Adopted January 2002
Statement of Purpose
University programs bear an important share of the responsibility for ensuring that the educational needs of students with severe disabilities are met in general education settings with their nondisabled peers. The purpose of this resolution is to establish guidelines for the preparation of teachers, both those seeking initial certification and those seeking advanced degrees.
TASH’s Resolution on Education for Students with Disabilities is grounded in principles of equity and social justice for all. It clearly states the educational and moral imperative that students with disabilities belong with their nondisabled same age peers in general education classrooms, and that they receive the supports and services necessary to benefit from their education in the general education setting. In conjunction with this, it is TASH’s position that teacher education programs must be inclusive and collaborative, so that (a) special and general educators are prepared to meet the needs of all students through collaboration and effective teaching, and (b) the expertise required to meet the individualized needs of each student is easily accessible on education teams. TASH’s position is based on the beliefs that teacher education programs should reflect research and ongoing reflection and discourse about effective practices both in educational services for students with disabilities and in teacher preparation. Teacher education programs must prepare teachers at two levels — entry level teachers with a broad base of knowledge in general and special education, and advanced level specialists with extensive expertise in either general education (e.g., reading methods, math instruction) or special education (e.g, modifications for students with mild or severe disabilities).
In relation in preparing teachers to meet the needs of students with severe disabilities, therefore, at least two types of efforts are warranted. First, entry level programs should provide all teachers a solid foundation in general education curriculum, instructional methods, and assessment, as well as basic expertise related to serving students with severe disabilities in general education settings. To this end, all teachers need to be prepared to:
- teach a diverse population of learners within heterogeneous groups, including: (a) those with a range of abilities and needs; (b) those from a variety of racial, ethnic, cultural, linguistic, and economic backgrounds; and (c) those from a variety of family configurations and support systems;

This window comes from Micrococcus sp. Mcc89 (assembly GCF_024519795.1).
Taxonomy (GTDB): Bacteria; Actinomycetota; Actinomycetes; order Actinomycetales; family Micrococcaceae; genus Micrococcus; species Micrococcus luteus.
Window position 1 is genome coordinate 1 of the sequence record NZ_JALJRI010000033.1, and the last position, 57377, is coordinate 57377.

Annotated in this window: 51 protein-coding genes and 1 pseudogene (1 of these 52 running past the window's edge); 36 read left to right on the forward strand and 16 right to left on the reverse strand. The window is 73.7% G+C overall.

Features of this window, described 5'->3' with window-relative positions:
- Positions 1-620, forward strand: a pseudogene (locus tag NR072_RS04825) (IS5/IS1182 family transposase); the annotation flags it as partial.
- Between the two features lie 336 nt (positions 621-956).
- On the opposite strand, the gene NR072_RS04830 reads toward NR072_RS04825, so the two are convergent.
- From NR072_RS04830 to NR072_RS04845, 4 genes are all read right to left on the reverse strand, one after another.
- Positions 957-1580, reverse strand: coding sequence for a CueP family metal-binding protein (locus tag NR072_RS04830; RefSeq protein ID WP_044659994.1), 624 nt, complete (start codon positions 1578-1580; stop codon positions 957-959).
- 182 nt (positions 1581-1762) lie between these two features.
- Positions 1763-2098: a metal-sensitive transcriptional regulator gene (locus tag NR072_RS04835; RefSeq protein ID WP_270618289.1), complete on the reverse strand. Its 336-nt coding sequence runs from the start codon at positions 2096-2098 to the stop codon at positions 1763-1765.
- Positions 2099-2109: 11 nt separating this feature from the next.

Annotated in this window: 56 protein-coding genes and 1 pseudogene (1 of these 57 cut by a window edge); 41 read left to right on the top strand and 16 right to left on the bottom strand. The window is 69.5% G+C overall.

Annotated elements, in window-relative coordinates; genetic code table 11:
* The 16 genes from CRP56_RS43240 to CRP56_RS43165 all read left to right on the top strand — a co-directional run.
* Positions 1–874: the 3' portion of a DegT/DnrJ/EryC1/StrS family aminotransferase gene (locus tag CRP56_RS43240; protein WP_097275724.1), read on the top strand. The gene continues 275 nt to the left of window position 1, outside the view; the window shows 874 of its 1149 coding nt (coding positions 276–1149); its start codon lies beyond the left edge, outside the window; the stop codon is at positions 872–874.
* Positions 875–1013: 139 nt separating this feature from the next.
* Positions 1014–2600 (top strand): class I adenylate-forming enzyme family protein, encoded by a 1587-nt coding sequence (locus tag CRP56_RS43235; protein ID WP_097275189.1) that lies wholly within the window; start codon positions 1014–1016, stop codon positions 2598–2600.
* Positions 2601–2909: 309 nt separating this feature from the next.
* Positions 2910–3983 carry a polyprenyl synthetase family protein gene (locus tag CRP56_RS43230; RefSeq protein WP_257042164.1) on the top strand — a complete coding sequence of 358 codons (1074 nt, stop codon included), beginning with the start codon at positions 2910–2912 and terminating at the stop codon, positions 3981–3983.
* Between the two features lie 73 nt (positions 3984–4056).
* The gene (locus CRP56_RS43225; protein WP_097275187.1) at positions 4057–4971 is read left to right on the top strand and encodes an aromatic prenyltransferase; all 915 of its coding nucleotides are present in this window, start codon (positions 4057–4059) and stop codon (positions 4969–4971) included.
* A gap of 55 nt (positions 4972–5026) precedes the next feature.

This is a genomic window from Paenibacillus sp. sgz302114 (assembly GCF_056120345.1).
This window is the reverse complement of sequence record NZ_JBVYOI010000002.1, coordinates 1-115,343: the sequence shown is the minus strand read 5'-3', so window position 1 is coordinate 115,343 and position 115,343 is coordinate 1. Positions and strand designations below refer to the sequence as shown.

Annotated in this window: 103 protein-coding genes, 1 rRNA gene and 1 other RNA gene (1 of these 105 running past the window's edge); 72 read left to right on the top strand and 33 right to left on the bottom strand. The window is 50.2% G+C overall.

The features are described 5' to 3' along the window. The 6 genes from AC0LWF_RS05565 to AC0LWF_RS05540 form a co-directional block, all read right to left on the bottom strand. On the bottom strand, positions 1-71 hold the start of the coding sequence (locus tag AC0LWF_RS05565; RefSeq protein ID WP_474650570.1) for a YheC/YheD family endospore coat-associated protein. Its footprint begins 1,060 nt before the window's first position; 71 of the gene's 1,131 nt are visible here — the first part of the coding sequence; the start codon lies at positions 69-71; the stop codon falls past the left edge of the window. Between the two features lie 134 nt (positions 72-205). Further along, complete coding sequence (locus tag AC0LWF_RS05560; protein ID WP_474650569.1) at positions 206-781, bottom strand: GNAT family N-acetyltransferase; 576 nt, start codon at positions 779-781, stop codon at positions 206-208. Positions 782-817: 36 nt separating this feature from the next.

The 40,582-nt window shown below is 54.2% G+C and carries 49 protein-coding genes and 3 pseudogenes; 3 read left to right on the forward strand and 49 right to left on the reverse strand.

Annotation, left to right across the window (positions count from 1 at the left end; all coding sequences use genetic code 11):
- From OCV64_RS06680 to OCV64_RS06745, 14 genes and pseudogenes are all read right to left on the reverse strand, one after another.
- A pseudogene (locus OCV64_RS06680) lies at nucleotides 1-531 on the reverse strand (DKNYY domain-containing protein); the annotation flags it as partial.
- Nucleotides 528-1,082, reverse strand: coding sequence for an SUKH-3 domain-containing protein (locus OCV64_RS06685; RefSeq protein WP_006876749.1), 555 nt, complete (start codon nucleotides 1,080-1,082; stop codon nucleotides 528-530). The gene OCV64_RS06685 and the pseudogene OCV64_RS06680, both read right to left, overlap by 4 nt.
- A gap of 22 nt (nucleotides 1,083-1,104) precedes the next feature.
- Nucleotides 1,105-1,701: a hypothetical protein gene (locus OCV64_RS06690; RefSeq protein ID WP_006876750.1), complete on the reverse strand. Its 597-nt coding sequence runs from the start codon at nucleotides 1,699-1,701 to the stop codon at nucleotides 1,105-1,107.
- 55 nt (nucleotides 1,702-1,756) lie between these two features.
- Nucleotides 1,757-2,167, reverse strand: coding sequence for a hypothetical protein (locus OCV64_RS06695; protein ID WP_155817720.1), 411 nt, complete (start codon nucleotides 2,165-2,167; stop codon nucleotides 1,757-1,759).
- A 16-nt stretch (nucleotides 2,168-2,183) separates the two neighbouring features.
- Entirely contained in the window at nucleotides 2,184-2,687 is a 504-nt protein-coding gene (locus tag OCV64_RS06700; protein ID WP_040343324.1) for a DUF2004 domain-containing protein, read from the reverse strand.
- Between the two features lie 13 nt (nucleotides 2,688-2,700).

- collaborate with families and other individuals who provide personal supports, in order to strengthen their role and ensure that they have meaningful opportunities to participate in the education of children at school, at home, and in the community;
- collaborate with school and non-school personnel (e.g., general and special educators; related services providers; support personnel; administrators; adult services providers; community agency personnel) to plan and provide individualized services;
- gather assessment and other information relative to individual choices, growth, and progress, in order to ensure that each student’s meaningful involvement within all aspects of community life is used as a foundation for making decisions related to curriculum and instruction;
- employ a collaborative educational planning process (e.g., understanding of factors that influence school change; self-determination; person-centered planning) with the student and his/her family that results in increased voice, independence, interdependence, and control over the selection of valued educational outcomes;
- design and use meaningful learner-centered curriculum and effective and non-intrusive instructional methods;
- provide an individually appropriate education for all school-aged children and youth in the context of the general education curriculum, within general education activities, in general education settings, using (a) curricular and instructional modifications and accommodations, (b) assistive technology, (c) augmentative and alternative communication systems, and (d) supports provided in the least intrusive manner;